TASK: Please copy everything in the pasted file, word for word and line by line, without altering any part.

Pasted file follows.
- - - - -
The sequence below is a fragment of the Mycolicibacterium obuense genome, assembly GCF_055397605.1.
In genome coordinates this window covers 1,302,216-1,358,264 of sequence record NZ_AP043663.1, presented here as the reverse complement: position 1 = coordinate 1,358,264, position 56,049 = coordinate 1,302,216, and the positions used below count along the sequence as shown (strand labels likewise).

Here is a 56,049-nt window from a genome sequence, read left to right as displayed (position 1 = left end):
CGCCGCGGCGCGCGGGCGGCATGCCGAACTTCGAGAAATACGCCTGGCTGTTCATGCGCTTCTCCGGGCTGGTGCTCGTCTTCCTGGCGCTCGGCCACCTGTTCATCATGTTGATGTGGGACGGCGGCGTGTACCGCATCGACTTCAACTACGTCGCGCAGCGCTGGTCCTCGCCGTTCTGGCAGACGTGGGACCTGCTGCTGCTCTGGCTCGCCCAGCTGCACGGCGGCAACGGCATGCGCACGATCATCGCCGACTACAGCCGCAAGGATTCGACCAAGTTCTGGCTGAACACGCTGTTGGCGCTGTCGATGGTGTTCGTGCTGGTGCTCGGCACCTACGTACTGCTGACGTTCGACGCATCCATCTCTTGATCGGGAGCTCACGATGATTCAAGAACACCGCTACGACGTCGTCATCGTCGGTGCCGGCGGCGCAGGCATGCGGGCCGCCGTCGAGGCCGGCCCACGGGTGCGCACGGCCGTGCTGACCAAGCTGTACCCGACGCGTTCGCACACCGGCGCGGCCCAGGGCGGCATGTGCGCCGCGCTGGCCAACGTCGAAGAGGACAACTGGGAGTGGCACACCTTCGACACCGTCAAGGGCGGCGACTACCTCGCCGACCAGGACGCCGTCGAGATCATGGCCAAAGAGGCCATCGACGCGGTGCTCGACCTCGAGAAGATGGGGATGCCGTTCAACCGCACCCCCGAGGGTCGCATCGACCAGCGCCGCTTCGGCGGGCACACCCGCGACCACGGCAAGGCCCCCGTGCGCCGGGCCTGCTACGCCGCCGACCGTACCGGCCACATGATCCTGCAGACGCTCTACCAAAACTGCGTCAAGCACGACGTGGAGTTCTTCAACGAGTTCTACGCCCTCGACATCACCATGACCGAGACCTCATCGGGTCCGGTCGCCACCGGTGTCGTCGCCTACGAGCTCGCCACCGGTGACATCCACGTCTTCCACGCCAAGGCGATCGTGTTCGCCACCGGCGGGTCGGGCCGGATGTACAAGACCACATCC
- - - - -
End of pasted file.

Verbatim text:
The sequence below is a fragment of the Mycolicibacterium obuense genome, assembly GCF_055397605.1.
In genome coordinates this window covers 1,302,216-1,358,264 of sequence record NZ_AP043663.1, presented here as the reverse complement: position 1 = coordinate 1,358,264, position 56,049 = coordinate 1,302,216, and the positions used below count along the sequence as shown (strand labels likewise).

Here is a 56,049-nt window from a genome sequence, read left to right as displayed (position 1 = left end):
CGCCGCGGCGCGCGGGCGGCATGCCGAACTTCGAGAAATACGCCTGGCTGTTCATGCGCTTCTCCGGGCTGGTGCTCGTCTTCCTGGCGCTCGGCCACCTGTTCATCATGTTGATGTGGGACGGCGGCGTGTACCGCATCGACTTCAACTACGTCGCGCAGCGCTGGTCCTCGCCGTTCTGGCAGACGTGGGACCTGCTGCTGCTCTGGCTCGCCCAGCTGCACGGCGGCAACGGCATGCGCACGATCATCGCCGACTACAGCCGCAAGGATTCGACCAAGTTCTGGCTGAACACGCTGTTGGCGCTGTCGATGGTGTTCGTGCTGGTGCTCGGCACCTACGTACTGCTGACGTTCGACGCATCCATCTCTTGATCGGGAGCTCACGATGATTCAAGAACACCGCTACGACGTCGTCATCGTCGGTGCCGGCGGCGCAGGCATGCGGGCCGCCGTCGAGGCCGGCCCACGGGTGCGCACGGCCGTGCTGACCAAGCTGTACCCGACGCGTTCGCACACCGGCGCGGCCCAGGGCGGCATGTGCGCCGCGCTGGCCAACGTCGAAGAGGACAACTGGGAGTGGCACACCTTCGACACCGTCAAGGGCGGCGACTACCTCGCCGACCAGGACGCCGTCGAGATCATGGCCAAAGAGGCCATCGACGCGGTGCTCGACCTCGAGAAGATGGGGATGCCGTTCAACCGCACCCCCGAGGGTCGCATCGACCAGCGCCGCTTCGGCGGGCACACCCGCGACCACGGCAAGGCCCCCGTGCGCCGGGCCTGCTACGCCGCCGACCGTACCGGCCACATGATCCTGCAGACGCTCTACCAAAACTGCGTCAAGCACGACGTGGAGTTCTTCAACGAGTTCTACGCCCTCGACATCACCATGACCGAGACCTCATCGGGTCCGGTCGCCACCGGTGTCGTCGCCTACGAGCTCGCCACCGGTGACATCCACGTCTTCCACGCCAAGGCGATCGTGTTCGCCACCGGCGGGTCGGGCCGGATGTACAAGACCACATCC